By Chris Shaw
If it is true that everyone has a novel in them, it is equally true that few of us have either the time or inclination to attempt writing it.
Yet storytelling is essential to the process of making sense of the world, and our place in it.
In modern societies, storytelling is also a power struggle, as different interests vie to have their interpretation of reality become the one, universal truth.
The universal climate change truth that emerged from the Copenhagen conference of 2009 was that scientists have discovered that climate change will not become dangerous until the planet has warmed by two degrees centigrade over the pre-industrial average.
There are, however, a few problems with that story.
First, climate scientists believe deciding how much warming is too much is a value choice, rather than something to be derived from a scientific formula.
Climate scientists also reject the idea that science will ever identify a dangerous limit, because the climate system is simply too complex to be able to predict what changes will happen, where and when.
In addition, evidence is emerging that dangerous impacts of climate change have already begun.
And if all that were not enough to render the two degree idea redundant, it appears increasingly unlikely that it will be possible to keep warming below two degrees.
Time to ditch 2C?
So, what now? Do we carry on believing the two degree dangerous limit story, regardless?
Such a response risks undermining already fragile levels of trust in climate science, simply because reality is diverging from the claims attributed to climate science.
The severe winters experienced in the UK in recent years were not predicted by climate models, leaving more sceptical people asking, ‘whatever happened to global warming?’
To continue chasing a limit that we no longer have any chance of achieving will simply make the proponents of such a strategy look foolish.
It may be possible to retain the two degree aspiration, but no longer talk of it as a limit which separates safe climate change from dangerous climate change, though again, such a renaming exercise could impact negatively on the credibility of those who have previously advocated two degrees as a dangerous limit.
Other researchers have suggested retaining the limit, but plan on the assumption that the limit will be exceeded, and begin adapting for four or more degrees of warming.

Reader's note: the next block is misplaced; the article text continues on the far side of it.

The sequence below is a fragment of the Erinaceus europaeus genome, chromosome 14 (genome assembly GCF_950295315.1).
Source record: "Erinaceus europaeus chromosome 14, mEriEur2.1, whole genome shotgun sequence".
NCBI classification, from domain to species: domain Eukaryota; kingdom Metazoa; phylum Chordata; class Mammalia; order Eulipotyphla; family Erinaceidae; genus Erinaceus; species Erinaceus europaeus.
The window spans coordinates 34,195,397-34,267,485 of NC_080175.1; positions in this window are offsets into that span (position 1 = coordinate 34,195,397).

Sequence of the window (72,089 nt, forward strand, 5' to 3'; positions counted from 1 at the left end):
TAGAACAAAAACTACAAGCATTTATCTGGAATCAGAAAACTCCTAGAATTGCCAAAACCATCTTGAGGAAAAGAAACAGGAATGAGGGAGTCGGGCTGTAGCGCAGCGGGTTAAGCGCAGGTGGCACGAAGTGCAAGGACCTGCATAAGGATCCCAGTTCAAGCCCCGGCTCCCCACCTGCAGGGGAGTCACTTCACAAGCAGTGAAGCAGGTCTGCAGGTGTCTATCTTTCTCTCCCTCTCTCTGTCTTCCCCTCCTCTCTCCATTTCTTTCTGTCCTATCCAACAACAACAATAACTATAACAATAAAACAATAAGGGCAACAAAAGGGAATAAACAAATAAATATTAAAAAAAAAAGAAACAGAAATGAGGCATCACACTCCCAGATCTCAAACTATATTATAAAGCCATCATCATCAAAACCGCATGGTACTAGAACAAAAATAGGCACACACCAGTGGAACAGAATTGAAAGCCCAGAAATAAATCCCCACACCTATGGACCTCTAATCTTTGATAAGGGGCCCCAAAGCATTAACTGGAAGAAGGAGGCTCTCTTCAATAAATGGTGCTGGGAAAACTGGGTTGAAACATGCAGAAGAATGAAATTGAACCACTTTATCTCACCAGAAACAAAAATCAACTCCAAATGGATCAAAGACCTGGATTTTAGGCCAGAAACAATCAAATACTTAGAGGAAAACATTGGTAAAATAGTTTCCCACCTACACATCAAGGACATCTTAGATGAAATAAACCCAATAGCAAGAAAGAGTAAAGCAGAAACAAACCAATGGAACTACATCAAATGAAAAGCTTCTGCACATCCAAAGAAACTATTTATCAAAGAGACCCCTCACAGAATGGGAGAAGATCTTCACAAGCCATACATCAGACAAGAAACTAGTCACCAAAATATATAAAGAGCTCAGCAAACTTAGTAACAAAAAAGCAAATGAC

However, one of the justifications for the two degree limit is that above that level of warming runaway climate change begins.
It is difficult to imagine what adaptation measures would be an adequate defence against the ‘civilizational collapses’ environmental commentator Mark Lynas has identified as resulting from four degrees of warming.
Another option is to abandon global targets and instead concentrate efforts on more local mitigation and adaptation activities.
However, global economic policy is focused on giving trans-national corporations freedom to move around the world wherever profits are highest.
Countries which introduce climate legislation which constrains the profit-seeking activities of corporations are likely to see those companies move to a country with less stringent climate policies.
It is therefore difficult to see how such localised responses can be effective without radical changes in global economic policy.
The more important questions, which have never been asked, concern who should decide how much climate change is too much, and on what basis should such decisions be made. If science cannot answer these questions then where shall we turn for answers?
These are profoundly important questions, which require us to find the courage to look beyond the authority of science, expert institutions and neo-liberal politics for answers.
This is not to say those bodies of knowledge have no contribution to make, but they can only be part of discussion, not the totality.
Instead, we need to turn to our own story-telling abilities, to begin imagining what futures await us if we continue on the path of framing climate change as a phenomenon with a two degree dangerous limit.
In so doing, we need to tell fantastical myths about our future, myths not bounded by the technocratic rationalities which have so far failed disastrously to offer any solution.
Deciding what to do under conditions of scientific uncertainty is about values, the values, hopes and concerns which inform the storytelling we all engage in constantly.
Now, in light of the failure of the two degree idea, our focus should be on working out how we can begin a global conversation about our options.
That is an exciting prospect, because through those deliberations we begin to take ownership of a crisis that, like it or not, is going to affect us all.
No one can help us but ourselves. And that is the good news story about climate change.
Christopher Shaw is a researcher based at the University of Sussex. His work focuses on climate policy analysis, public engagement and the politics of low carbon innovation. Follow him on Twitter @kalahar1